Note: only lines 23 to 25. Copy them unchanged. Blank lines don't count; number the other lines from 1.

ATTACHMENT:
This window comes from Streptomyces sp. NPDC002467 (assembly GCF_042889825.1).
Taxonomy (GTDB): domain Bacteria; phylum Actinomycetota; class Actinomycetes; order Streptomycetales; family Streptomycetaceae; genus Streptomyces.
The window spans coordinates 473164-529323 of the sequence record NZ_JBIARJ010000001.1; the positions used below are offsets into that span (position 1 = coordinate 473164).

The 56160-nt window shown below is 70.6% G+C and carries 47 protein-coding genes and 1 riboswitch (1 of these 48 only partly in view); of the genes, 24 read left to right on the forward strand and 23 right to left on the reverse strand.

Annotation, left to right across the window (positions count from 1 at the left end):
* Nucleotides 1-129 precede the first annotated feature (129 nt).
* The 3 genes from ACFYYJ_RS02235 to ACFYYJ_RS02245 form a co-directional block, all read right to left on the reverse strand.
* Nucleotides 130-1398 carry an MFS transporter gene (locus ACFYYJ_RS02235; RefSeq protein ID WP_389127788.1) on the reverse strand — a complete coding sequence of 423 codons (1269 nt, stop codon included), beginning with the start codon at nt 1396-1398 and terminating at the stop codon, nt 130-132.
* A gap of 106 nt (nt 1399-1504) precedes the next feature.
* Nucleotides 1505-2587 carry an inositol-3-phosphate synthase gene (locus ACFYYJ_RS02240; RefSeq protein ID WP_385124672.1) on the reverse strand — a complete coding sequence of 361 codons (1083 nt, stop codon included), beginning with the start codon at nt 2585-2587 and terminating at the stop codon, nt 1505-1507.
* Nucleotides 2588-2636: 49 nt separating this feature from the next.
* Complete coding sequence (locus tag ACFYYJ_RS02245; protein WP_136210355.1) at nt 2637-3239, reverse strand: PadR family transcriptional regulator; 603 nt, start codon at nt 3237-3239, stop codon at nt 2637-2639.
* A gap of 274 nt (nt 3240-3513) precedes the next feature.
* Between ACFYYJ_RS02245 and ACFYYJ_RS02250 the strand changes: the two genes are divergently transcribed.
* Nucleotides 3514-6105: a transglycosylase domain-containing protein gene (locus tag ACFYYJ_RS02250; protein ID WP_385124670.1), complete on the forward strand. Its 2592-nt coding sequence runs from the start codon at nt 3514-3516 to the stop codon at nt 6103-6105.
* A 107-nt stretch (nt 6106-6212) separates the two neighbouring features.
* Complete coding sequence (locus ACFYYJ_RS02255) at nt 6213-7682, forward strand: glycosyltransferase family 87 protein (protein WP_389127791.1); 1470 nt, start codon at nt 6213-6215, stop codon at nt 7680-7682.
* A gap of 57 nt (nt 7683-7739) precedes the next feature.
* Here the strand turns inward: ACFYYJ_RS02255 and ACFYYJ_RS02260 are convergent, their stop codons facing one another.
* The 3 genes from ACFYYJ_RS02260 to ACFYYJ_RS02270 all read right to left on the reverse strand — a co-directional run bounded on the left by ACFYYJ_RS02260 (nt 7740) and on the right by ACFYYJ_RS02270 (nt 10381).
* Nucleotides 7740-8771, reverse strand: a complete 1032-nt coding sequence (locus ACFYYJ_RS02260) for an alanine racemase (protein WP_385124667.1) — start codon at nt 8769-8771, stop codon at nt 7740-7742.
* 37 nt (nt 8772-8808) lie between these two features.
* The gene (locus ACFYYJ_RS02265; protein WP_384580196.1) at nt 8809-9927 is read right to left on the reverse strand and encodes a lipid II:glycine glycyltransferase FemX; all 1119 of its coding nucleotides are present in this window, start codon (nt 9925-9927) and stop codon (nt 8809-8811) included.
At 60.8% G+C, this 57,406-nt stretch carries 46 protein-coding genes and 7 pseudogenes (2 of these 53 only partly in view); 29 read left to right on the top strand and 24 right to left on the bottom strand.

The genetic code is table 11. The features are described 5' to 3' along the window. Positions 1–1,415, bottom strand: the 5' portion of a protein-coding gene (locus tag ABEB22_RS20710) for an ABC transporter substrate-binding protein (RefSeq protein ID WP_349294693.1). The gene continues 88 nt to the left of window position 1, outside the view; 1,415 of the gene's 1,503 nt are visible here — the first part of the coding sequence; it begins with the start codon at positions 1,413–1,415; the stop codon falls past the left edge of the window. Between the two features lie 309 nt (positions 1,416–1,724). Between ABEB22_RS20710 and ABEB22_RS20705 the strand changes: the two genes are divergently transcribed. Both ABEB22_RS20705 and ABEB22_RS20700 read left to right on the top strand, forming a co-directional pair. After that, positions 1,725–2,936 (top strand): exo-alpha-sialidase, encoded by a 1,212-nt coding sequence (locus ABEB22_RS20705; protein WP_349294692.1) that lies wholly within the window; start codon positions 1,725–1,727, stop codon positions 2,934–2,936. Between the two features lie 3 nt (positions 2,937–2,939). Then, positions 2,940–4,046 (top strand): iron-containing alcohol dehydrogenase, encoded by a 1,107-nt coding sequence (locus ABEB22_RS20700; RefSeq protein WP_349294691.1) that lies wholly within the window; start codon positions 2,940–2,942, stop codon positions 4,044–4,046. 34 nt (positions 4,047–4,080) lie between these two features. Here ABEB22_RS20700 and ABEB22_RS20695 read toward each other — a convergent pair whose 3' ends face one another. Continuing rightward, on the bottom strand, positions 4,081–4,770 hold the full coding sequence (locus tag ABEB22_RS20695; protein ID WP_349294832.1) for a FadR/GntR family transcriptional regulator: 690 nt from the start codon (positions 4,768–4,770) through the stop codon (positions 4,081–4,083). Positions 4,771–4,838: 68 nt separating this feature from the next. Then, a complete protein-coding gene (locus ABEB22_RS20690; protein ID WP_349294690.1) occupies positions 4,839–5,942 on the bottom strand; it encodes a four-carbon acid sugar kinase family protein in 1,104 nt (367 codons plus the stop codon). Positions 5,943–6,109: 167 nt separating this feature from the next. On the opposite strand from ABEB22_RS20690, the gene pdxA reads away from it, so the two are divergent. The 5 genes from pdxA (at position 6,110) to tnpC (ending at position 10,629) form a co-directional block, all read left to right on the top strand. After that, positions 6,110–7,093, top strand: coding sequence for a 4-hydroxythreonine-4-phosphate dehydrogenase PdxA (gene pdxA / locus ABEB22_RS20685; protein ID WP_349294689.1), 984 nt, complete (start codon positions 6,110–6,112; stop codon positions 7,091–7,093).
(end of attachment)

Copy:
* The gene (locus ACFYYJ_RS02265; protein WP_384580196.1) at nt 8809-9927 is read right to left on the reverse strand and encodes a lipid II:glycine glycyltransferase FemX; all 1119 of its coding nucleotides are present in this window, start codon (nt 9925-9927) and stop codon (nt 8809-8811) included.
At 60.8% G+C, this 57,406-nt stretch carries 46 protein-coding genes and 7 pseudogenes (2 of these 53 only partly in view); 29 read left to right on the top strand and 24 right to left on the bottom strand.

The genetic code is table 11. The features are described 5' to 3' along the window. Positions 1–1,415, bottom strand: the 5' portion of a protein-coding gene (locus tag ABEB22_RS20710) for an ABC transporter substrate-binding protein (RefSeq protein ID WP_349294693.1). The gene continues 88 nt to the left of window position 1, outside the view; 1,415 of the gene's 1,503 nt are visible here — the first part of the coding sequence; it begins with the start codon at positions 1,413–1,415; the stop codon falls past the left edge of the window. Between the two features lie 309 nt (positions 1,416–1,724). Between ABEB22_RS20710 and ABEB22_RS20705 the strand changes: the two genes are divergently transcribed. Both ABEB22_RS20705 and ABEB22_RS20700 read left to right on the top strand, forming a co-directional pair. After that, positions 1,725–2,936 (top strand): exo-alpha-sialidase, encoded by a 1,212-nt coding sequence (locus ABEB22_RS20705; protein WP_349294692.1) that lies wholly within the window; start codon positions 1,725–1,727, stop codon positions 2,934–2,936. Between the two features lie 3 nt (positions 2,937–2,939). Then, positions 2,940–4,046 (top strand): iron-containing alcohol dehydrogenase, encoded by a 1,107-nt coding sequence (locus ABEB22_RS20700; RefSeq protein WP_349294691.1) that lies wholly within the window; start codon positions 2,940–2,942, stop codon positions 4,044–4,046. 34 nt (positions 4,047–4,080) lie between these two features. Here ABEB22_RS20700 and ABEB22_RS20695 read toward each other — a convergent pair whose 3' ends face one another. Continuing rightward, on the bottom strand, positions 4,081–4,770 hold the full coding sequence (locus tag ABEB22_RS20695; protein ID WP_349294832.1) for a FadR/GntR family transcriptional regulator: 690 nt from the start codon (positions 4,768–4,770) through the stop codon (positions 4,081–4,083). Positions 4,771–4,838: 68 nt separating this feature from the next. Then, a complete protein-coding gene (locus ABEB22_RS20690; protein ID WP_349294690.1) occupies positions 4,839–5,942 on the bottom strand; it encodes a four-carbon acid sugar kinase family protein in 1,104 nt (367 codons plus the stop codon). Positions 5,943–6,109: 167 nt separating this feature from the next. On the opposite strand from ABEB22_RS20690, the gene pdxA reads away from it, so the two are divergent. The 5 genes from pdxA (at position 6,110) to tnpC (ending at position 10,629) form a co-directional block, all read left to right on the top strand. After that, positions 6,110–7,093, top strand: coding sequence for a 4-hydroxythreonine-4-phosphate dehydrogenase PdxA (gene pdxA / locus ABEB22_RS20685; protein ID WP_349294689.1), 984 nt, complete (start codon positions 6,110–6,112; stop codon positions 7,091–7,093).